Hollywood Canteen (1944). 124 minutes. Directed by Delmer Daves. Starring Robert Hutton (as Slim Green) and Dane Clark (as Sergeant Nolan). Also starring as themselves: The Andrews Sisters, Jack Benny, Joe E. Brown, Eddie Cantor, Kitty Carlisle, Joan Crawford, Bette Davis, Jimmy Dorsey, John Garfield, Sydney Greenstreet, Paul Henreid, Joan Leslie, Peter Lorre, Ida Lupino, Joan McCracken, Roy Rogers and Trigger, S. Z. Sakall, Barbara Stanwyck, and Jane Wyman.
Hollywood Canteen is a World War Two-era propaganda film that takes place in the real Hollywood Canteen, a wartime nightclub for G.I.s that operated from 1942 to 1945 and was staffed by Hollywood superstars. Inside the canteen, the most glamorous names in the film industry performed menial labor by preparing food, waiting tables, and cleaning up after guests, and provided entertainment on a main stage. The movie Hollywood Canteen offers us a glimpse of what a canteen guest’s experience might have been like while also promoting the war effort and the … Read the rest
Casablanca (1942). 102 minutes. Directed by Michael Curtiz. Starring Humphrey Bogart (as Rick Blaine), Ingrid Bergman (as Ilsa Lund), Paul Henreid (as Victor Laszlo), Claude Rains (as Captain Louis Renault), Conrad Veidt (as Major Heinrich Strasser), Sydney Greenstreet (as Signor Ferrari), Peter Lorre (as Signor Ugarte), S. Z. Sakall (as Carl), and Dooley Wilson (as Sam).
I am constantly amused by how warmly and universally well-received by general audiences Casablanca is—not because I think it deserves otherwise, but rather because it is difficult for any film to endure for so long in the mind of the public at large as an unequivocal classic, and not just as a classic among many, but to many people the definitive classic film. And yet the same people go to such great lengths to diminish it while they praise it, asserting that it was merely a B movie (it was not), or that it was only one of hundreds of films produced that year … Read the rest
The following article is a review of three film adaptations of Dashiell Hammett’s novel The Maltese Falcon: the pre-Code Maltese Falcon (1931), the bizarre comedic Satan Met a Lady (1936), and the superb film noir version (1941).
Synopsis: The Maltese Falcon by Dashiell Hammett (1929)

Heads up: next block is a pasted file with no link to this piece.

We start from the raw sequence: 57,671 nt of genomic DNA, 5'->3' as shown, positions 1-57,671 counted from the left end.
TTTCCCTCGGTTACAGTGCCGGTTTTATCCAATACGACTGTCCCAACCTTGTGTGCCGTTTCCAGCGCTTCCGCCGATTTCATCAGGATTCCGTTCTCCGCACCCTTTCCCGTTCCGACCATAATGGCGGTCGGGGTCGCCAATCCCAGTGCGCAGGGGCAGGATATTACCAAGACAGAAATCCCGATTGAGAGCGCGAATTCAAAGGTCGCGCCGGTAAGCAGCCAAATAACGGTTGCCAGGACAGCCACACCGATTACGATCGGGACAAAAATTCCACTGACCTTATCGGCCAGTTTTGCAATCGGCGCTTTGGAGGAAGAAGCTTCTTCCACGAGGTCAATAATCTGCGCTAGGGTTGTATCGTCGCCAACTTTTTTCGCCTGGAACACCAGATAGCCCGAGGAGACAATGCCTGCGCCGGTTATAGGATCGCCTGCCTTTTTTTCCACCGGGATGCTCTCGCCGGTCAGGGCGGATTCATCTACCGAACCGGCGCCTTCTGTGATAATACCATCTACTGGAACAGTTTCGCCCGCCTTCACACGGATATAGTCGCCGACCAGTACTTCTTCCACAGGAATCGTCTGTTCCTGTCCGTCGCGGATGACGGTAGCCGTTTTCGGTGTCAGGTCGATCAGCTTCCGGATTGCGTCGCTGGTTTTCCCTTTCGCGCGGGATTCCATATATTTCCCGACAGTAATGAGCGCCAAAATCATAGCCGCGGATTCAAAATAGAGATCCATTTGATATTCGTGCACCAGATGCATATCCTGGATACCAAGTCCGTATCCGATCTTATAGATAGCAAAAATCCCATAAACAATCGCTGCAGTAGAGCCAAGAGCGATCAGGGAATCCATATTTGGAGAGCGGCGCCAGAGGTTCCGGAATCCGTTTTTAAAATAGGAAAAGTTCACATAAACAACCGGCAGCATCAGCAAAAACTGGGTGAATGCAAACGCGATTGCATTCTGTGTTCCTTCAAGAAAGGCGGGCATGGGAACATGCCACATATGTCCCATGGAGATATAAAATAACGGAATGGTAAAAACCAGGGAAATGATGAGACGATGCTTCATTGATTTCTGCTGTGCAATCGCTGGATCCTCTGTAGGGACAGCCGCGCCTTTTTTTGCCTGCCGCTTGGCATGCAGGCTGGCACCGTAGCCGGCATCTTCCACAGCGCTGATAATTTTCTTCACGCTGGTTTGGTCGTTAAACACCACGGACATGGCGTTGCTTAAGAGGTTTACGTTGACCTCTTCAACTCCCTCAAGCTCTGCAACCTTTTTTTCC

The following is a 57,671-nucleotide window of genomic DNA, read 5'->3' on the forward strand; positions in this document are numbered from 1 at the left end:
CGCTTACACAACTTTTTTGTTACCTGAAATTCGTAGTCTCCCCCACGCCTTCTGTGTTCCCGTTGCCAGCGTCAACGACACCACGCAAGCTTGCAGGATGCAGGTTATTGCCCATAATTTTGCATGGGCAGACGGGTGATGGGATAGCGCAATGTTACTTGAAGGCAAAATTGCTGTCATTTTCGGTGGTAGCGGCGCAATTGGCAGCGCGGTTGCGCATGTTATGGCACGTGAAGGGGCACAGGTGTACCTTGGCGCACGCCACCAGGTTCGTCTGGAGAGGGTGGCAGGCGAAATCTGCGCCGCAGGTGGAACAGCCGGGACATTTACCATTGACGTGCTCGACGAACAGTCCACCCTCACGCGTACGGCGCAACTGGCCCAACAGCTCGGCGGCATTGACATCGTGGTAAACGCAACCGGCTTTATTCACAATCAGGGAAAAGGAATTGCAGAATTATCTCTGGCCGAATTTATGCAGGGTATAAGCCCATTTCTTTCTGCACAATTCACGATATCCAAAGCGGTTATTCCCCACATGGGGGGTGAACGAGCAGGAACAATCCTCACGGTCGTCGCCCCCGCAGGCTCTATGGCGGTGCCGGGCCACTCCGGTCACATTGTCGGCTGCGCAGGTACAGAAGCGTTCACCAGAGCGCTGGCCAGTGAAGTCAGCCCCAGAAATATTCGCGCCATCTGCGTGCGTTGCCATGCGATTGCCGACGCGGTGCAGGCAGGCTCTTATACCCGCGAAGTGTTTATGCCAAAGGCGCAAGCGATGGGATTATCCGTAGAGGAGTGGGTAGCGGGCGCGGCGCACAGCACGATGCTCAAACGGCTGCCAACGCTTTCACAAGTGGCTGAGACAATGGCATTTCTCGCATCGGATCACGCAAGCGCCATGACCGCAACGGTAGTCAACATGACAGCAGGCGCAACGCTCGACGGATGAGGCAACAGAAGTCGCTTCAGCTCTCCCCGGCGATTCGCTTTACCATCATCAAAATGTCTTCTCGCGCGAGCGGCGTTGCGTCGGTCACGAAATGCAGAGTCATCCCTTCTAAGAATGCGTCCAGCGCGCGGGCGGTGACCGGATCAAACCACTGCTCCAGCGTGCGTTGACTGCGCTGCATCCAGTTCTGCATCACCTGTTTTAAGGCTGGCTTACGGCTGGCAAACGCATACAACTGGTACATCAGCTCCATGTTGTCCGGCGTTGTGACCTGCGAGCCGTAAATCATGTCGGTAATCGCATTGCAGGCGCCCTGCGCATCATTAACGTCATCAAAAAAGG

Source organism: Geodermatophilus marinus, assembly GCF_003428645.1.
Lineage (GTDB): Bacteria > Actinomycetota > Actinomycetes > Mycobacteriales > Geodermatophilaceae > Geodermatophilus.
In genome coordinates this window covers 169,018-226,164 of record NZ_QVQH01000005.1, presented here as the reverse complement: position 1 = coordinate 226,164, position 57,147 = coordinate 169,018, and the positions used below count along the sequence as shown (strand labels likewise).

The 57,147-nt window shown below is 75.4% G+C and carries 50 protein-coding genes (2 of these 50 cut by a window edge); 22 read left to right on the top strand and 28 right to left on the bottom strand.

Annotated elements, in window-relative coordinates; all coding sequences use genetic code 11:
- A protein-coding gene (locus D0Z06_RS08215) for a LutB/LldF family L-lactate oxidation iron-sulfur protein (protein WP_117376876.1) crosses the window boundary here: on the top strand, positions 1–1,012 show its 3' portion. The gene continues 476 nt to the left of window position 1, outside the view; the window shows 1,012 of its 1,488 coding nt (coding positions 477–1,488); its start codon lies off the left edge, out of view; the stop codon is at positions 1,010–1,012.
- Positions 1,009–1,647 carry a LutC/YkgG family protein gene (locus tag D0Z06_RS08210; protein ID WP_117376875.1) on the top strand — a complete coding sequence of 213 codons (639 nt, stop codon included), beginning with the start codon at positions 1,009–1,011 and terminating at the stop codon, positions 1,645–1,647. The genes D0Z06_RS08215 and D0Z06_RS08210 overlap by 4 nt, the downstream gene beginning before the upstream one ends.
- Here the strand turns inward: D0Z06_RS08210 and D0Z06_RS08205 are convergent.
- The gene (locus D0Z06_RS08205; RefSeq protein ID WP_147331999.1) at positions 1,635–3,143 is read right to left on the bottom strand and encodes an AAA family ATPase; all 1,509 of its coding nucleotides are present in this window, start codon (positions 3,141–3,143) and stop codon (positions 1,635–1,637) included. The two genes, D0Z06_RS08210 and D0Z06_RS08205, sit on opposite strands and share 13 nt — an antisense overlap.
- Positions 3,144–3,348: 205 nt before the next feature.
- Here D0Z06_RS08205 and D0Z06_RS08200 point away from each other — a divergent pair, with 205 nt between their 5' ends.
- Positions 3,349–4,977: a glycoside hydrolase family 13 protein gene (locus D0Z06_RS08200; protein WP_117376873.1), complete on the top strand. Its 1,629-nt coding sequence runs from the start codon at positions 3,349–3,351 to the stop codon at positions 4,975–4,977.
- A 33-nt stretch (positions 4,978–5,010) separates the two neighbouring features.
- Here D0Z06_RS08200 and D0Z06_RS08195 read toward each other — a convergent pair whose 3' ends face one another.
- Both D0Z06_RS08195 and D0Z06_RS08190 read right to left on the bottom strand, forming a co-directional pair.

Sam Spade is a private detective working in San Francisco. A woman identifying herself as Miss Wonderly appears in his office one day and asks for his help: she claims her sister is visiting the city in the company of a disagreeable man, and Wonderly wants the two separated. Spade’s partner Miles Archer takes over the case and agrees to shadow the man, Thursby, but that evening both Miles and Thursby are shot dead.
The next day, Spade meets up with Wonderly, who explains that she and Thursby were involved in a plot to capture an illusory, legendary, jewel-studded falcon statuette that has been smuggled around the world by treasure hunters through the ages. … Read the rest
Stranger on the Third Floor (1940). 64 minutes. Directed by Boris Ingster. Starring Peter Lorre (as the Stranger), John McGuire (as Michael Ward), Margaret Tallichet (as Jane), Charles Halton (as Albert Meng), and Elisha Cook, Jr. (as Joe Briggs).
Stranger on the Third Floor is a noir curiosity from 1940, cited by many as the first entry in the genre’s classic period, which spanned roughly from 1940 to 1959. I would say that it stars Peter Lorre, except that he barely appears or even talks in the movie until three quarters have elapsed—and yet Lorre was such an impressive actor at the time that he received top billing nevertheless.
Lorre is the reason to see this movie. He plays the weird and enigmatic Stranger, a curious fellow whom protagonist Michael Ward suspects of murdering a neighbor. Lorre’s early silent appearances as the Stranger—lurking on the front stoop of Ward’s building, peeking out of a door on Ward’s apartment landing, peering … Read the rest
M (1931). 110 minutes. Directed by Fritz Lang. Starring Peter Lorre (as Hans Beckert), Gustaf Gründgens (as The Safecracker), and Otto Wernicke (as Inspector Karl Lohmann).
It has often been pointed out that M is a terrific example of a film that bridges the silent and talkie periods. M was German director Fritz Lang’s first talkie, and it makes use of sound in a very interesting way. For many early filmmakers, their first ventures into sound became opportunities to show off the new technology by using sound constantly and extravagantly — hence the large number of musicals in the early days of sound films. Lang’s M was different, though, in that it actually contained many evocative, intensely silent passages and, at other times, very carefully and strategically used sound. For example, early in the film, we come to know that young Elsie Beckman (played by Inge Landgut) has disappeared for good when we spy her balloon silently trapped in the … Read the rest